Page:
A comparison of Thomas Mann’s parents suggests immediately the sense of ambiguity or contrast that marks his works. His father was a rich middle-class merchant, a solid citizen of the patrician bourgeoisie of the North German, Hanseatic trading town of Lübeck; his mother, Julia da Silva-Bruhns, was a fiery, artistic woman with a passion for music, of South American (Brazilian) origin and Creole stock. Of the five children, in addition to Thomas, Heinrich, the oldest, also became a fine writer. Thomas was both proud and mocking of his own staid, honored ancestry: He saw the decadence taking place. When he was nineteen, in 1894, after the death of his father, the Mann enterprise in Lübeck fell apart and the family moved south to Munich. By this time, Mann had given up on the puritanism of middle-class respectability, though he never transgressed too noticeably in the opposite direction. The tension sparked his desire to become a writer—an artist with many reservations about his vocation, like Tonio Kröger—and after entering and exiting various schools, he traveled with Heinrich, winding up in Rome, where he began to work on the novel that brought him fame: Buddenbrooks, a story of the decadence of a bourgeois family. Then with Tristan and Tonio Kröger, he confirmed his reputation, expanding the focus, adumbrated in the later Buddenbrooks, from the sociological to the artistic-musical. Now Mann meditated on the contrast between life and art, between the one’s necessity for involvement and the other’s need for isolation. Like the former one, this new tension resulted in a kind of pervasive irony, aimed in both directions. As an artist in search of beauty, Mann had variously mocked political venality, but “Beim Propheten” (1904; “At the Prophet’s,” 1936) also mocks the artist’s solitude, in this case that of the poet Stefan George and his disciples.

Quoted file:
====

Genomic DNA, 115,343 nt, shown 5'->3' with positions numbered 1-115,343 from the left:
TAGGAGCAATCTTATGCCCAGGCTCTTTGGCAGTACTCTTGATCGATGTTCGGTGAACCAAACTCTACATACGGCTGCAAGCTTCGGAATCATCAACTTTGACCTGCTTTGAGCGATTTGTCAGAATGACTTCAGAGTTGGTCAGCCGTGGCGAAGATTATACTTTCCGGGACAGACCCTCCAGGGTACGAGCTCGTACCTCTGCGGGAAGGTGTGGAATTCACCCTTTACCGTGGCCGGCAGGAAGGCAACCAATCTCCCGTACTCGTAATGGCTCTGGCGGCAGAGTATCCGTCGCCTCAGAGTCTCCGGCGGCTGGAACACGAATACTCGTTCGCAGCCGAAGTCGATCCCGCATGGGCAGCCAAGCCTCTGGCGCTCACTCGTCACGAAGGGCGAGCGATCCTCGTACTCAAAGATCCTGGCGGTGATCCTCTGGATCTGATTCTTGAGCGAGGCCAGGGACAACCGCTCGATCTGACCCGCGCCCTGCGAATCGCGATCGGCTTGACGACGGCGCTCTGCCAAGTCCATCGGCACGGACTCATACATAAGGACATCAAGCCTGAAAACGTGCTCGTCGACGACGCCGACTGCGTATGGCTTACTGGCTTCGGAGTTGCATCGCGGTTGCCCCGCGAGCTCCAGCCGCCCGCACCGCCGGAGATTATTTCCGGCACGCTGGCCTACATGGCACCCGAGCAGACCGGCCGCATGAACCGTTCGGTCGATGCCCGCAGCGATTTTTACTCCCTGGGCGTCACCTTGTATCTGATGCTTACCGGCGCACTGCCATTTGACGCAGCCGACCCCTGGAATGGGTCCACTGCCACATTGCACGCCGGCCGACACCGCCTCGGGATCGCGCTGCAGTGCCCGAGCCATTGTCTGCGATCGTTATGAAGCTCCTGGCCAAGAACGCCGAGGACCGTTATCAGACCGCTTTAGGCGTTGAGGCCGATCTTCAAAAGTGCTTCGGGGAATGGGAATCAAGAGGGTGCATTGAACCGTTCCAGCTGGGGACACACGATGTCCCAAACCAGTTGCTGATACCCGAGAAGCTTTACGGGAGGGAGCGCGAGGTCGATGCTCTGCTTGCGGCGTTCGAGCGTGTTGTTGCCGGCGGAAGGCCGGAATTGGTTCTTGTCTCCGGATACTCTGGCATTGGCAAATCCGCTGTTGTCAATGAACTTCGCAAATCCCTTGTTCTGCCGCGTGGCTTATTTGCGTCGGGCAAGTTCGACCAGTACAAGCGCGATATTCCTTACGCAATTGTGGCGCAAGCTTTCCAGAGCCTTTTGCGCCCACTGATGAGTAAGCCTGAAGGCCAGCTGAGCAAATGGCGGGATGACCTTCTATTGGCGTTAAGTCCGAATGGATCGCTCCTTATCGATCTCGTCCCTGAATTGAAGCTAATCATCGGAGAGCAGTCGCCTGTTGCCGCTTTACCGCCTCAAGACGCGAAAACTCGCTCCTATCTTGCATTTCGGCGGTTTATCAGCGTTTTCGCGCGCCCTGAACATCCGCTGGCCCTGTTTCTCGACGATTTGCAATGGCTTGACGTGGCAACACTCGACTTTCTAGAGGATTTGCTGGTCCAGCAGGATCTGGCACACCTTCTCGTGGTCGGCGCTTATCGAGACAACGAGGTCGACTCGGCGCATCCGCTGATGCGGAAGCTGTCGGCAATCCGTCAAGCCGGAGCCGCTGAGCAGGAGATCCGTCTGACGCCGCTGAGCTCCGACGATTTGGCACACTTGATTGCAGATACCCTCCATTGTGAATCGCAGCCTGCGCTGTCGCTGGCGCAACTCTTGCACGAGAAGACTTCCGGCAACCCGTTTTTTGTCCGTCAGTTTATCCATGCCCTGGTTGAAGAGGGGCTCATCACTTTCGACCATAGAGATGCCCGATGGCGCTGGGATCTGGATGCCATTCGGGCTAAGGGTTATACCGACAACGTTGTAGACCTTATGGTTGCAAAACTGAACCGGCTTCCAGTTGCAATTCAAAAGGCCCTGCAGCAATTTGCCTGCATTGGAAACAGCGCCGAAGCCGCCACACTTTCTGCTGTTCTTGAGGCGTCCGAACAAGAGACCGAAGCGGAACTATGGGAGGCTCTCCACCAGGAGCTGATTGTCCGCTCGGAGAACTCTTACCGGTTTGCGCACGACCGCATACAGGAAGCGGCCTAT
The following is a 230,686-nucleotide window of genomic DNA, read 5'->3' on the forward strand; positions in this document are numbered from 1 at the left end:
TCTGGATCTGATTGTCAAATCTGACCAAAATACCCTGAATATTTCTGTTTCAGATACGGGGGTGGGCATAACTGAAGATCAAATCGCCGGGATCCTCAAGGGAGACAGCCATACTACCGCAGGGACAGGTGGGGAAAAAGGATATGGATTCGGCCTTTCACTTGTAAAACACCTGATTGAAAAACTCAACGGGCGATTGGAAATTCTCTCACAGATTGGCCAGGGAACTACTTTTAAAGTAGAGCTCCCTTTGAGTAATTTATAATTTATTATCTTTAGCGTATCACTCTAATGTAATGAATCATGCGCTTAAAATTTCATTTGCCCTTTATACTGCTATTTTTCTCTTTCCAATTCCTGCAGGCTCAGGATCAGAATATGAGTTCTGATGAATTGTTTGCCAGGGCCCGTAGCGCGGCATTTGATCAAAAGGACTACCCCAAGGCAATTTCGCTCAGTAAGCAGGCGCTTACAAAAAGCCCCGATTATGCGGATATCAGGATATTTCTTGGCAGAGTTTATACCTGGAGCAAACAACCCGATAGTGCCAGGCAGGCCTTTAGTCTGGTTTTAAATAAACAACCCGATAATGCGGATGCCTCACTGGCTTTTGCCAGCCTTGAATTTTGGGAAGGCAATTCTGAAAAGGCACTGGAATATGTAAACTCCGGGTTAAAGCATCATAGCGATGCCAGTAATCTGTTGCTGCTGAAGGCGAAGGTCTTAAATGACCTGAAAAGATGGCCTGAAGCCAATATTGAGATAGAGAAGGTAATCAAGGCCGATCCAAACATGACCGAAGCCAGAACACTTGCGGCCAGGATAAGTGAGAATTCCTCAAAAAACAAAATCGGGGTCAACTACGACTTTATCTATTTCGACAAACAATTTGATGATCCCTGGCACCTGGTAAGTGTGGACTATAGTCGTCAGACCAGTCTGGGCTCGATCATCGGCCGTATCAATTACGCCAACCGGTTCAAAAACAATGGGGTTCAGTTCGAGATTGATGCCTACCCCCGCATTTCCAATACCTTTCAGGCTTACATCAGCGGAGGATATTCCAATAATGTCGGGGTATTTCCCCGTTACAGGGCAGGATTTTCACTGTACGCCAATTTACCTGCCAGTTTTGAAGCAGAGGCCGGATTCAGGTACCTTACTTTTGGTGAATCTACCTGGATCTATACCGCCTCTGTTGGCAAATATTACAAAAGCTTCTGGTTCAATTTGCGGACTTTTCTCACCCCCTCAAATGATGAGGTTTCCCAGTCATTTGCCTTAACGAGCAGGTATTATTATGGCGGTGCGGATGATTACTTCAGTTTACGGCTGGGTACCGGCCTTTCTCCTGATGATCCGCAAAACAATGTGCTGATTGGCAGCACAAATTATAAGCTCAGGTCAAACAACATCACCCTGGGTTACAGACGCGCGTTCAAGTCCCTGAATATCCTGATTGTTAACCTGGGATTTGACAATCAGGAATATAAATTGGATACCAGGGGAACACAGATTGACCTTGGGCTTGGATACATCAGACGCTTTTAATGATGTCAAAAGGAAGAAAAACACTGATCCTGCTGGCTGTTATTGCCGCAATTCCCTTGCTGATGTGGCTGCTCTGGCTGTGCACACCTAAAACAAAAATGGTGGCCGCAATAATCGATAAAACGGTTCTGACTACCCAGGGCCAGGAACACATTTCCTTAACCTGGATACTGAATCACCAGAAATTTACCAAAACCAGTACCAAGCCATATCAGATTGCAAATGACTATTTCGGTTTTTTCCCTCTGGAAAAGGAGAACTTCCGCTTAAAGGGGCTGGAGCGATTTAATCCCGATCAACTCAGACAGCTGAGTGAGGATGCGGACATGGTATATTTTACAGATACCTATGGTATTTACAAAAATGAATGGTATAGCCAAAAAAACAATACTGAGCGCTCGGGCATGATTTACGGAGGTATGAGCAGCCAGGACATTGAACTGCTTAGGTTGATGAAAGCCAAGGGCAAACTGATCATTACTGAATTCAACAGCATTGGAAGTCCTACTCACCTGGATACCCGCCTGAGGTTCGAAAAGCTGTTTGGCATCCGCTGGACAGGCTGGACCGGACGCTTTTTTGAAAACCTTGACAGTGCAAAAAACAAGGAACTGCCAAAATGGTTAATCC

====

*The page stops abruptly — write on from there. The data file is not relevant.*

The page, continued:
Instinctively, Mann determined that the expansion of tensions necessitated an evolution of literary style, from the basically naturalistic vein of a writer steeped in the novelistic literature of Russia to the more intellectualistic manner of a writer interested both in realistic characterization and in a more directexposition of his own views. Mann mastered the art not only of open, contrastive dialogue between characters but also of “inner” dialogue between character and author. The novella Death in Venice illustrates the new manner in a context of disintegration and solitude. It appeared immediately before the eruption of World War I. In an effort to defy his would-be solitude as an artist, Mann surprised his contemporaries by embracing with passionate patriotism the nationalistic cause of Germany and of Wilhelm II. His essay on Frederick II of Prussia, “Friedrich und die grosse Koalition” (1915; “Frederick and the Great Coalition,” 1929), led to Betrachtungen eines Unpolitischen, which was immediately attacked by his democratic critics as Germany succumbed. In the totality of Mann’s life, this political stance was an aberration....
(The entire section is 1259 words.)